Even though it’s more than a decade since Bertie Ahern harrumphed his infamous advice — “the boom is getting boomier” — the consequences of the madness epitomised by that phrase, and the “soft landings” and “naysayers” slapdowns too, remain chilling, almost as chilling as the idea that a person in his position could so misjudge reality.
That memory must be especially sharp for any one of the hundreds of thousands of people still living with the legacy of that madness.
The evidence given by the head of the National Treasury Management Agency (NTMA) Conor O’Kelly to the Oireachtas Public Accounts Committee yesterday must revive those memories. “I’ll give a prediction. The chances of a recession in Ireland are 100%,” he said.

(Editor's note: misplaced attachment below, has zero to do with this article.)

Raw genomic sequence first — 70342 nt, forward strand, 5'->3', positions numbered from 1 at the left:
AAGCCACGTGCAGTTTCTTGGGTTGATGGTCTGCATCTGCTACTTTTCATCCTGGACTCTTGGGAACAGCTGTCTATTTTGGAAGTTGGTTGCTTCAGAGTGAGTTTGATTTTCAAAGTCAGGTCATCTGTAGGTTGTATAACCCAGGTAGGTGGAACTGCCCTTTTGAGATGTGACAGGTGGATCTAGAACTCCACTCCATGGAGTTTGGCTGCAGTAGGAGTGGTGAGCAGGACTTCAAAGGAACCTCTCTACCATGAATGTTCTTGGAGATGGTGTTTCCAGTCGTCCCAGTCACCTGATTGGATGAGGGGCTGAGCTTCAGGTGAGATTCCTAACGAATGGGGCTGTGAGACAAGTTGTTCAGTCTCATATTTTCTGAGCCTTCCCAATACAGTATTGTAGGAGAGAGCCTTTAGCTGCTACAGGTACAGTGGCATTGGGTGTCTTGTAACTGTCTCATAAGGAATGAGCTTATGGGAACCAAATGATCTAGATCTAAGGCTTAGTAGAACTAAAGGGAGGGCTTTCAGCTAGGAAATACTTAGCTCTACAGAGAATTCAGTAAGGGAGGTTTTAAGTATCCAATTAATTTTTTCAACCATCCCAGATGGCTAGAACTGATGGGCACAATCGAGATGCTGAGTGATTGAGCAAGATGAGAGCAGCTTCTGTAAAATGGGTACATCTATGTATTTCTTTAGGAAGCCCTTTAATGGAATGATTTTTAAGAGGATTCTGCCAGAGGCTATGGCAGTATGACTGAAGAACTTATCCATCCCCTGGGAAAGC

That admission though it inevitably provokes a pass-the-smelling-salts moment seems reassuring in its honesty.
It was also bolstered by Mr O’Kelly’s suggestion that the nomination of Christine Lagarde to lead the European Central Bank will reinforce expectations of monetary policy easing which will further facilitate the management and refinancing of Ireland’s €205bn debt, among the highest per capita in the world.
Those judgements at least seem rooted in professional impartiality rather than partisan politics but the reality remains — we are vulnerable to economic forces beyond our control.
How we cope is the overriding question and the answer must be: better and more equitably than the last time.